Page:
Make This: Pasta From Scratch (It’s Easy!)

April 5, 2020

I’ve been wanting to make pasta from scratch for ages, but never got round to it because firstly, I figured you needed a pasta machine and LORD KNOWS our kitchen needs no more crap in it. And secondly, we always have dried pasta in the cupboard so I’ve just favoured the easy option ‘til now. With more time on my hands and a rekindled love with getting my hands a little dirtier in the kitchen, I figured I’d give pasta a go. And OKAY. IT’S SO EASY. Super super easy and you definitely don’t need a pasta machine. I mean, you will do if you want to make different shapes and become a pasta-making-pro but for now, all you need is some flour, a set of scales, and a rolling pin. And actually, I don’t even have one of those, mine’s a roti pin but same-same.

So there are different types of pasta, some use eggs and others just use water, and there are different flours you can use too. I’ve been getting all my pasta-making intel from pasta extraordinaire, MATEO ZIELONKA (check his Insta, his pastas are wowww) and to summarise a few of his teachings… You can use water or eggs: neither is wrong, they’re just different styles of pasta. Using eggs will make a smoother and softer more yellow and flavourful pasta, and water will give a slightly chewier pasta, which is perfect for serving with pesto or ragu. When it comes to flour, there are options. Plain flour does work, but semolina flour or 00 flour is best. And if you’re got any coarse semolina, that’s what you want for rolling the dough in to stop it sticking. (Because it will stick together, I learnt the hard way a few times!) And as for shapes, well you can do some experimenting, but good easy ones to start with are pappardelle, taglierini, cavatelli or capunti.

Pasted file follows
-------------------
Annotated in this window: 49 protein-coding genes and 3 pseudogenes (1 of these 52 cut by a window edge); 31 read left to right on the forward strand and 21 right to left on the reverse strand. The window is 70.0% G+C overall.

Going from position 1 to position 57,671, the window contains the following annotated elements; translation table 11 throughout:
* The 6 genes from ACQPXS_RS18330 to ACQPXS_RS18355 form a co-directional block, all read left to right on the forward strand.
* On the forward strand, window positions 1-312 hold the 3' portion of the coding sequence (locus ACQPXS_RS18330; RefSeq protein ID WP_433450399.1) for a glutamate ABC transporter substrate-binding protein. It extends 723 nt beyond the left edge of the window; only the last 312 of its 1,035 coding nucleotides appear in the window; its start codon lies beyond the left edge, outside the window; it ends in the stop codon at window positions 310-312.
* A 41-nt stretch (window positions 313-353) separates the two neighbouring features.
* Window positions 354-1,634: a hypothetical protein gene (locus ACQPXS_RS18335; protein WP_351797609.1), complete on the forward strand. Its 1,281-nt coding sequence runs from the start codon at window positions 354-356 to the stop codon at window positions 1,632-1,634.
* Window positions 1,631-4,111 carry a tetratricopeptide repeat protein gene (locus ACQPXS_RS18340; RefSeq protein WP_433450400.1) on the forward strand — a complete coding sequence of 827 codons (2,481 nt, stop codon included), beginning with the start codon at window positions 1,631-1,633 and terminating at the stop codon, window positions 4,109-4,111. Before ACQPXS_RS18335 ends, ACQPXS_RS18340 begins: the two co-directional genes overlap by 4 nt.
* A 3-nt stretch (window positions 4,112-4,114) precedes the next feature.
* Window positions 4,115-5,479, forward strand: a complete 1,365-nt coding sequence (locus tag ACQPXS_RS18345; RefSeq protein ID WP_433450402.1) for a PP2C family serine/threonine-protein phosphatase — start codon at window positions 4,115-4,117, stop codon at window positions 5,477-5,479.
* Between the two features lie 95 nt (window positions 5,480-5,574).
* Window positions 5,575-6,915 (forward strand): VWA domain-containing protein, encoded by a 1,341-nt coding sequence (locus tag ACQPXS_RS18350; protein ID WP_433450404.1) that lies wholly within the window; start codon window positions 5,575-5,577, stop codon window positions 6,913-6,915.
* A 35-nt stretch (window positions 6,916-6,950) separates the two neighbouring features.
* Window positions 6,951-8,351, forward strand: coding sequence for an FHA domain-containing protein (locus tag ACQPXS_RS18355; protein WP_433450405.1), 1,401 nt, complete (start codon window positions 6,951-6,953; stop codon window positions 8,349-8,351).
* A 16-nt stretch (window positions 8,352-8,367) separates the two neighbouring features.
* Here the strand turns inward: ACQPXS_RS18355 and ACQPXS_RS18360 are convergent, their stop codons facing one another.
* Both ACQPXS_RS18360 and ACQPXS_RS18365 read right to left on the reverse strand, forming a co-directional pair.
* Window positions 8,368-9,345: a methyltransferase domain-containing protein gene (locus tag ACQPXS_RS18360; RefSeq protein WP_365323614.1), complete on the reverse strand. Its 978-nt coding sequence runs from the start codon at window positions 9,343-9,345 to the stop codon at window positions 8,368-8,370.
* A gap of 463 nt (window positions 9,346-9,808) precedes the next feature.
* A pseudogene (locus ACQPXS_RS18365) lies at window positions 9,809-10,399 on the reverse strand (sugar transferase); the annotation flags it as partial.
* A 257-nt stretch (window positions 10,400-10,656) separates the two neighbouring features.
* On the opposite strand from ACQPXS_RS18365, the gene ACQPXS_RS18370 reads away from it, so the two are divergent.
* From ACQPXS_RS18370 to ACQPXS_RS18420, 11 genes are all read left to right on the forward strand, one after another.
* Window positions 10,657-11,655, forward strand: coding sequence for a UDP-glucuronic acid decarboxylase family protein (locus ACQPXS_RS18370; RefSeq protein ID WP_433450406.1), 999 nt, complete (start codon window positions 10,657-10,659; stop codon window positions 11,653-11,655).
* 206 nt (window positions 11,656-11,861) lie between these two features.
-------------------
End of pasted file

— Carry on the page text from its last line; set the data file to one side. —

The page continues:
In efforts to be thrifty and consume less dairy, I tend to use the water method, and I promise you, it’s as tasty as the pasta you’re used to having. I’m yet to finesse my shapes, but pasta is pasta, and I’m telling you, make this recipe, slather it in sauce, and you’re good. So delicious and so satisfying to make it yourself. Let’s get stuck in: 

Ingredients (for 2 with leftovers)

300g semolina flour (or 00 flour, or a mix of semolina/plain/00 flour)

125g water

Pinch of salt


Olive oil

Coarse semolina (or flour) for dusting


Weigh out your flour, add your salt, and make a little well in the middle of the bowl. Pour in the water and olive oil and mix well until you have a smooth dough. Wrap your dough in a beeswax wrap (or cling film) and pop in the fridge to chill for at least 30 minutes.

Now’s when you can start making your shapes. The most straight-forward and satisfying pasta shape is pappardelle in my opinion. So flour your surface and get rolling! You want to try and roll your dough as thin as a 20p piece, so put some elbow grease into it — and try keep it as rectangular as possible.

When you’ve got your thin, large rectangle (or maybe two large thin rectangles if you’ve cut your dough in half), dust the surface of the dough well with semolina or flour and very loosely roll it in to a loose(!) roly-poly.

When you’ve got your loose roly-poly, slice it across into 2cm strips, and when you’ve done the lot, loosely shake the sections in your hands and they will roll out into pappardelle strips. Clever, huh?

Now you don’t want to put these in a bowl as they’ll all squish together (I did that the first time and it’s impossible to separate them afterwards). Instead, leave them laid out on your surface, and boil a big pan of salty water.

The pasta will take just a few minutes to cook once the water is boiling. Dunk it in, swirl it round to stop it from sticking, cook for a couple of minutes ’til chewy (just do a taste test to see if it’s ready) then drain before serving. I put mine in a colander and rinse under cold water just to drain off the starchy flour, then you’re ready to serve it as you please. And voila, you just made pasta from scratch!!